N-terminal pro-brain natriuretic peptide (NT-proBNP) as a biochemical marker for assessing severity of aortic stenosis.
Aortic Stenosis (AS) is most common valvular heart disease in developed countries. (1) Symptomatic status and echocardiographic evaluation are the most important clinical tools used to confirm the diagnosis, assess severity and monitor advancement of AS. (2) Aortic Valve Replacement (AVR) is usually indicated for symptomatic patients with severe AS, but whether asymptomatic patients should undergo AVR or should be treated conservatively is a question of debate. (3) N Terminal-Pro-Brain Natriuretic Peptide (NT-proBNP) is neurohormones synthesized and secreted mainly by the ventricular myocardium. Its release is stimulated by an increase in ventricular wall stress. (4) in patients with AS, NT-proBNP rise in correlation with severity and functional status as assessed by the New York Heart Association (NYHA) classification. (5)
The present study was aimed to use the NT-pro-BNP to correlate symptoms of AS with NT-proBNP level and to find out the correlation of NT-proBNP level with LV functions.
MATERIALS AND METHODS
A randomized non-blinded study of 47 patients of predominant aortic stenosis with peak velocity of [greater than or equal to] 2.5 m/s was conducted in the Department of Medicine, S. S. Medical College, Rewa (M. P.), from January 2012 to February 2015. A written informed consent from all patients and Regional Ethics Committee approval was taken before starting study.
Patients with myocardial infarction within 6 months, regional wall motion abnormalities on echocardiography, prior cardiac surgery, more than mild mitral valve disease or aortic regurgitation, arterial fibrillation, significant comorbidities, serum creatinine level >1.5 mg/dL and known severe respiratory disease (Forced expiratory volume in 1 s <1 L) were excluded from the current study.
In clinical assessment, patients were judged symptomatically if they had a history of symptoms of heart failure (NYHA class [greater than or equal to] II) and/or angina (Canadian Cardiovascular Society class [greater than or equal to] 1) and/or exertional presyncope or syncope considered due to aortic stenosis and the information was recorded.
All patients underwent comprehensive echocardiographic evaluation including M-mode, 2D and Doppler echocardiography. Measurements were made according to American Society of Echocardiography Guidelines. The peak aortic velocity was recorded using continuous wave Doppler from the window yielding the highest velocity signal. The mean aortic valve gradient was obtained by tracing the continuous wave flow velocity signal across the aortic valve. Assessment of LV diastolic function was made from transmitral and pulmonary venous flow parameters and classified as normal, impaired relaxation, pseudonormal or restrictive.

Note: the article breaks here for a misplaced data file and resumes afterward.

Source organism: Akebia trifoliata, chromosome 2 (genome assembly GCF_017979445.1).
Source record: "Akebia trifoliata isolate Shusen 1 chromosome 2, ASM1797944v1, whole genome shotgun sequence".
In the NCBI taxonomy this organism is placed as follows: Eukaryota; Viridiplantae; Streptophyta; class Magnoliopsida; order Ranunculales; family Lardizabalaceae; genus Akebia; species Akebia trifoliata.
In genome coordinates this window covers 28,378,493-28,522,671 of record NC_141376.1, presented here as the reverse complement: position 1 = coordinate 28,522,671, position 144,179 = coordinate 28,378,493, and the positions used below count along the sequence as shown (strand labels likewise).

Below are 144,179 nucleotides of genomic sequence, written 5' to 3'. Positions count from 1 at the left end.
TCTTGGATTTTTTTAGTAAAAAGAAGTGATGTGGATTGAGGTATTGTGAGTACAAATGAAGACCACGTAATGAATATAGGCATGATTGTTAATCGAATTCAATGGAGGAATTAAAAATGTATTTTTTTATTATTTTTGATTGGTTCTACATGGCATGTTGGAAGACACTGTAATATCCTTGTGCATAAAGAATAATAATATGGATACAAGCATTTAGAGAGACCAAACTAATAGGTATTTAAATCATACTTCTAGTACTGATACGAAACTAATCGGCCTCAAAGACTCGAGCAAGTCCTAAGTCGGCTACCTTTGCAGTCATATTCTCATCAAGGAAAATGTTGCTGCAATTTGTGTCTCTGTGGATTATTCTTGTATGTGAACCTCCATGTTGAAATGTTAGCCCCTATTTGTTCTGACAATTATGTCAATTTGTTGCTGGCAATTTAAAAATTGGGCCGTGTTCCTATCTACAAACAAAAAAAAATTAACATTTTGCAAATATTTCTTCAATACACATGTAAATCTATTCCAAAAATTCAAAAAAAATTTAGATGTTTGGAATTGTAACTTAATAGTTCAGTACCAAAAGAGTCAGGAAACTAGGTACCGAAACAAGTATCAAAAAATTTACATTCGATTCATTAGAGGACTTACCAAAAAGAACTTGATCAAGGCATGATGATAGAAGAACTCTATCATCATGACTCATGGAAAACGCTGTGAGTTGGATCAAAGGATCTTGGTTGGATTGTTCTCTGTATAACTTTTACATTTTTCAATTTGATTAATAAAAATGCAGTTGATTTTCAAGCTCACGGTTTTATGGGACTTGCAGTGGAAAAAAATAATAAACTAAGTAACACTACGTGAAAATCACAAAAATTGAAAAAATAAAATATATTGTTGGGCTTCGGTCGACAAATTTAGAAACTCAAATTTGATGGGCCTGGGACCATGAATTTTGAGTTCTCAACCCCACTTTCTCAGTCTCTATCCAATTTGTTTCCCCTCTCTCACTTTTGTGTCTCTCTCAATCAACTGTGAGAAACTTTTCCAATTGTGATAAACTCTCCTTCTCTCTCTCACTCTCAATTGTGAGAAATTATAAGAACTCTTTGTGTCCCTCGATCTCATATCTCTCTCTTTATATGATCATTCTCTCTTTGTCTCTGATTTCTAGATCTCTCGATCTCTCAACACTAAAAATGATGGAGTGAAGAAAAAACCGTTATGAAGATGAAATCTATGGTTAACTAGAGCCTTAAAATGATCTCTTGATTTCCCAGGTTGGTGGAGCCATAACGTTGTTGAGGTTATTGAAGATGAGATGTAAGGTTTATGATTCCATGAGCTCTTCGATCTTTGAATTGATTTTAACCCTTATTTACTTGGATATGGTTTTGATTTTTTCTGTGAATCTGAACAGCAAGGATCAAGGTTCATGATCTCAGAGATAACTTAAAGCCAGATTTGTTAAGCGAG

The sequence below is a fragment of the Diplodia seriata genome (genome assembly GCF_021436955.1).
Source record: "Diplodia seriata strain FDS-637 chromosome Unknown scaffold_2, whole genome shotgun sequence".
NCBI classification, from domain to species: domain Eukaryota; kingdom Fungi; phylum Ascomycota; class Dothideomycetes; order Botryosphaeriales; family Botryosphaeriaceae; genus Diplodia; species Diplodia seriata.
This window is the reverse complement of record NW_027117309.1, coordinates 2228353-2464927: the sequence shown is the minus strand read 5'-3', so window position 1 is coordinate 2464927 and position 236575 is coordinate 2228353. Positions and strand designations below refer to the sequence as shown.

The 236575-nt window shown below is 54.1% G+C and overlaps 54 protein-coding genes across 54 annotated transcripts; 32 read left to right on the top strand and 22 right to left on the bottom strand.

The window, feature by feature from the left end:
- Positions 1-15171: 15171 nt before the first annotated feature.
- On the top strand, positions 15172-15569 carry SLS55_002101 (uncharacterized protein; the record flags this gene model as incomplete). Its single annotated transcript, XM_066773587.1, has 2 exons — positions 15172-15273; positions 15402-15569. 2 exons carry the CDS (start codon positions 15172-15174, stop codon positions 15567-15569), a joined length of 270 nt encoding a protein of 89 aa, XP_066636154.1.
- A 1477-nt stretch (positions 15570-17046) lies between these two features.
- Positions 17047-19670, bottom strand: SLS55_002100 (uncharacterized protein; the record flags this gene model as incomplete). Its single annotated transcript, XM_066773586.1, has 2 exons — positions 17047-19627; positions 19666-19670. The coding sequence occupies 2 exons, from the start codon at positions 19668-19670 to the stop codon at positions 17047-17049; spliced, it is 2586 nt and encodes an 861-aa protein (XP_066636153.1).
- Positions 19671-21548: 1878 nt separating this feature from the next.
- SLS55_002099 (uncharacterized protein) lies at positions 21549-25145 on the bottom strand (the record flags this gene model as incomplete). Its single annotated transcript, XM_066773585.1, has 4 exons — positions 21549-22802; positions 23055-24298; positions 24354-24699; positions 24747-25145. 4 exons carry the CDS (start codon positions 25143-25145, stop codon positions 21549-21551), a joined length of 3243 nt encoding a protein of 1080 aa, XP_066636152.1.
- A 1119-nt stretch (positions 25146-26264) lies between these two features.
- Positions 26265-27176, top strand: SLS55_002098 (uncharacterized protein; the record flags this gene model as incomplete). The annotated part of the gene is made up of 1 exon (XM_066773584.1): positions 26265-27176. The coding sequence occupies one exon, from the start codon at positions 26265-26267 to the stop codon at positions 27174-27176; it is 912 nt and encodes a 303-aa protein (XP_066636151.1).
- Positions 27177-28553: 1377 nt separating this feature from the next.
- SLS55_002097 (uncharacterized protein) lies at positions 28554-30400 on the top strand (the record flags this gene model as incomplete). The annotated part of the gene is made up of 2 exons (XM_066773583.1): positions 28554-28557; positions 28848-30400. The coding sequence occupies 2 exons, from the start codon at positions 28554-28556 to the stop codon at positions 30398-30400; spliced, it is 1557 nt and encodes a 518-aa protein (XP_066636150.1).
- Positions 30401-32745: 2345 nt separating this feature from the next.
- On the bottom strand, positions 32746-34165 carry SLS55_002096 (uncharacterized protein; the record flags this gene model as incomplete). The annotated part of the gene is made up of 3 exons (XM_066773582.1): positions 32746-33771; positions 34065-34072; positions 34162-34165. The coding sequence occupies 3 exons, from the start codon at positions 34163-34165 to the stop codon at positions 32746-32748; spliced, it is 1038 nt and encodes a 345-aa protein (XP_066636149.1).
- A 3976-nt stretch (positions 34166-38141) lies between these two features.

Natriuretic peptide (NT-proBNP) level was measured quantitatively and grouped as Normal (<60 pg/mL), High (60-3000 pg/mL) and Very High (>3000 pg/mL). Statistical analysis was done using t-test and One Way ANOVA. Two Way ANOWA was used to compare the mean Natriuretic peptide levels within each NYHA class.
Of the 47 patients, 37 (78.72%) were male and 10 (21.27%) were female with mean age of 37.8 [+ or -] 12.5 years. The cause of aortic stenosis was rheumatic in 4, bicuspid valve in 27 and degenerative calcification in 16 patients. Nine patients (19.2%) were symptomatic and 38 (80.8%) were asymptomatic. NT-proBNP level was correlated with peak aortic velocity (r=0.35), mean aortic gradient (r=0.37), LV mass index (r=0.59), LV end-diastolic volume index (r=0.41), LV end-systolic volume index (r=0.54), LV ejection fraction (r=-0.48), right ventricular systolic pressure (r=0.60), left atrial diameter (r=0.30) and LV end-diastolic posterior wall thickness (r=0.37; p<0.05 for all comparisons).
Natriuretic peptide levels were similar in patients with normal diastolic function (n=16; NT-proBNP: median, 168 pmol/L; interquartile range, 118 to 289 pmol/L), an impaired relaxation pattern (n=24; NT-proBNP: median, 269 pmol/L; interquartile range, 164 to 778 pmol/L) or a pseudonormal pattern (n=5; NT-proBNP: median, 846 pmol/L; interquartile range, 398 to 2867 pmol/L). Natriuretic peptide levels were higher in 2 patients (All symptomatic) with restrictive diastolic dysfunction (median, >3000 pmol/L). All these patients had an LV ejection fraction <40%.
The symptomatic patients were older (48 [+ or -] 10 years) compared to asymptomatic (35 [+ or -] 15 years) patients (p=0.035). The Natriuretic peptide levels and echocardiographic measures of asymptomatic and symptomatic patients are compared in Table 1.
There was a significant increase in NT-proBNP levels as the severity of aortic stenosis increased (p<0.0001). In a subanalysis of patients with an aortic valve area <1.0 [cm.sup.2] (n=29), the aortic valve area was similar in symptomatic (n=9; mean aortic valve area, 0.68 [+ or -] 0.19 [cm.sup.2]) and asymptomatic patients (n=20; mean aortic valve area, 0.76 [+ or -] 0.12 [cm.sup.2]; p=0.18).
NT-proBNP levels increased with increasing NYHA class. Within each NYHA class, Natriuretic peptide levels were not higher in patients with angina, presyncope or syncope than in those without these symptoms.
In present study, NT-proBNP level was higher in patients with NYHA class II symptoms than in those with class I symptoms, suggesting that NT-proBNP levels can be used to discriminate between early symptoms of heart failure and normal effort tolerance. Adjustment for NYHA class showed no association between Natriuretic peptide levels and syncope or the presence or absence of angina suggesting that the stimulus for increased secretion of Natriuretic peptides by cardiac myocytes is associated with the clinical manifestation and exertional dyspnoea.